Back in June of 2016, Microsoft was accused of using “malware tactics” to trick its base into upgrading to Windows 10. At that time, customers were bombarded with Windows Update popups nagging them to upgrade to Windows 10. While quite annoying, the popups apparently did not have the desired effect because the behavior of the popups changed so that closing the window constituted consent to the upgrade. In a further push, the close button was eventually removed altogether. When clients found that their computers were being upgraded without consent, they were furious. In some cases, the forced upgrades caused serious problems for businesses running mission-critical applications that were not compatible with Windows 10.
At one point, the Electronic Frontier Foundation (EFF) was petitioned to investigate Microsoft for, among other things, “Tricking or forcing users into upgrading to Windows 10.”
The EFF did not look into the items listed on this petition, but it has looked into past shady dealings with the company. According to the EFF, in 2012, the software giant used Hotmail to track down a thief who had stolen source code from the corporation. Normally, a warrant is needed to access a person’s email records, but since Microsoft owns Hotmail, they just looked into the matter themselves. When they discovered evidence of the crime, they turned it and the culprit over to authorities, thus violating his Fourth Amendment rights by proxy. While this was not a case of stepping on the freedoms of consumers to choose, it does illustrate the company’s willingness to play within the gray areas of the law.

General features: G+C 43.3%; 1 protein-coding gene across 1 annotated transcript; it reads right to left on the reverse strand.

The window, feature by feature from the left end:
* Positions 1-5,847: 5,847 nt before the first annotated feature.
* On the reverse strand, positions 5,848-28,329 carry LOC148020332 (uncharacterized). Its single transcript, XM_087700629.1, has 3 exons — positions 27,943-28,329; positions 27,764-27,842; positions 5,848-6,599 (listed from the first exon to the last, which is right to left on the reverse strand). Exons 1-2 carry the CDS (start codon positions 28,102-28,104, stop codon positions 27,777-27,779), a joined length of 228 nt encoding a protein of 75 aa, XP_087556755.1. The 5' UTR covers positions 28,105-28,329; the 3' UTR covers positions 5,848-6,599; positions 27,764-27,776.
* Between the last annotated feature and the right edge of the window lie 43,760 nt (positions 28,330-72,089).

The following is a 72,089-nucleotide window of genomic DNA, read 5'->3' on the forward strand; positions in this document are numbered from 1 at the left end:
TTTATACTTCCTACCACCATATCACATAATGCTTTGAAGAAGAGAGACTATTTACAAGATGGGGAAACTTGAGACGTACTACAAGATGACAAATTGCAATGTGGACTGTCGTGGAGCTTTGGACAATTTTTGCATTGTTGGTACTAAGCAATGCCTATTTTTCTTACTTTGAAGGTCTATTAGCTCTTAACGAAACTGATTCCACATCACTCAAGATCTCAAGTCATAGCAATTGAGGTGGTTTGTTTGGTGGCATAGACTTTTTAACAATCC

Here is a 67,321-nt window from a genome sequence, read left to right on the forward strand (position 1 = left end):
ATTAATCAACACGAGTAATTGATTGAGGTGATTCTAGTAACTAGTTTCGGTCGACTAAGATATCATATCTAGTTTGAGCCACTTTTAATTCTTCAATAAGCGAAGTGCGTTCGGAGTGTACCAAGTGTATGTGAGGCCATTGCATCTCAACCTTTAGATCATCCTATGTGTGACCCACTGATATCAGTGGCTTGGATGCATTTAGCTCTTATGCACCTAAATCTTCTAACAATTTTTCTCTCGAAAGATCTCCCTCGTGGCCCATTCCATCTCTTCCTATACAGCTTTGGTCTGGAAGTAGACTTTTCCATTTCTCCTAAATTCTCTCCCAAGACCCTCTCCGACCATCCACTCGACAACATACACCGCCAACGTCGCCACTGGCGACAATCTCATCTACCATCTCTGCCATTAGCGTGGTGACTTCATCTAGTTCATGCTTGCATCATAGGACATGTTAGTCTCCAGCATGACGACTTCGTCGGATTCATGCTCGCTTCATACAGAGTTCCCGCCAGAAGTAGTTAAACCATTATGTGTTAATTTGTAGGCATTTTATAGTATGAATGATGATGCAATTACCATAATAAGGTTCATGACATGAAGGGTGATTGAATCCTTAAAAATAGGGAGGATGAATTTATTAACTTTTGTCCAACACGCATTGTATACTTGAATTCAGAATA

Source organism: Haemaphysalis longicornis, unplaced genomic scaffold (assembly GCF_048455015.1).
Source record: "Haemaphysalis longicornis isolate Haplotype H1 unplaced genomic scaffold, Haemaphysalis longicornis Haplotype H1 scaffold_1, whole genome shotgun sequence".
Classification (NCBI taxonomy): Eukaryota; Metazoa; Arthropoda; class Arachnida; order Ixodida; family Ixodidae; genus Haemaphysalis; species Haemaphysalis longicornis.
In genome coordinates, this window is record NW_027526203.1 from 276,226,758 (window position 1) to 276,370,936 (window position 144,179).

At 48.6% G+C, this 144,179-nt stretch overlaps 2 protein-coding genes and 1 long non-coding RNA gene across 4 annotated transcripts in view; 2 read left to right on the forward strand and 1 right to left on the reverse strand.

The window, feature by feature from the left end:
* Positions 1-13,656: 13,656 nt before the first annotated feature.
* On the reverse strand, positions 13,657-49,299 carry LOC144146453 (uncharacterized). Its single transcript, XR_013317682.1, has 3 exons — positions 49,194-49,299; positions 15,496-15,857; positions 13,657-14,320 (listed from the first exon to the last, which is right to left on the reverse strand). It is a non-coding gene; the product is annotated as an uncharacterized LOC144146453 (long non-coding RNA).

In a case that did have consequences on consumer choice, the New York Times reported that in 2000 Microsoft was ruled by a federal judge to be in violation of “antitrust laws through predatory and anticompetitive behavior.”
While the antitrust suit was not against actions taken directly against consumers, antitrust laws by their very nature are in place to protect the consumer’s right to choose a product. By violating these laws, the corporation was showing its disdain for the consumer’s right to choose. The company has repeatedly proven that it is not afraid to throw its clout around and step on the very customers that it claims to serve. So, the denial of upgrades to a subset of current Windows 7 and 8 users through the guise of compatibility issues that do not appear to exist should come as no surprise.
The motivation for this action is clear as well. According to CNN, Microsoft stated in 2015 that it had a goal of having Windows 10 installed on one billion devices by 2017. Today, by the company’s own accounting, the operating system is installed on a total of 400 million devices worldwide. Microsoft has missed its goal for Windows 10 by 60 percent. No wonder there seems to be a renewed push to force users to install something that they do not want. Windows 10 has not even crested the hill yet.
Microsoft may have good intentions for wanting users of newer hardware to switch to Windows 10. There may very well be security and compatibility issues that arise in the future. Wanting to protect their clients from this issues is noble, but denying them access to security patches for the software that they already have is not the noble way to go about it.
[Featured Image by Justin Sullivan/Getty Images]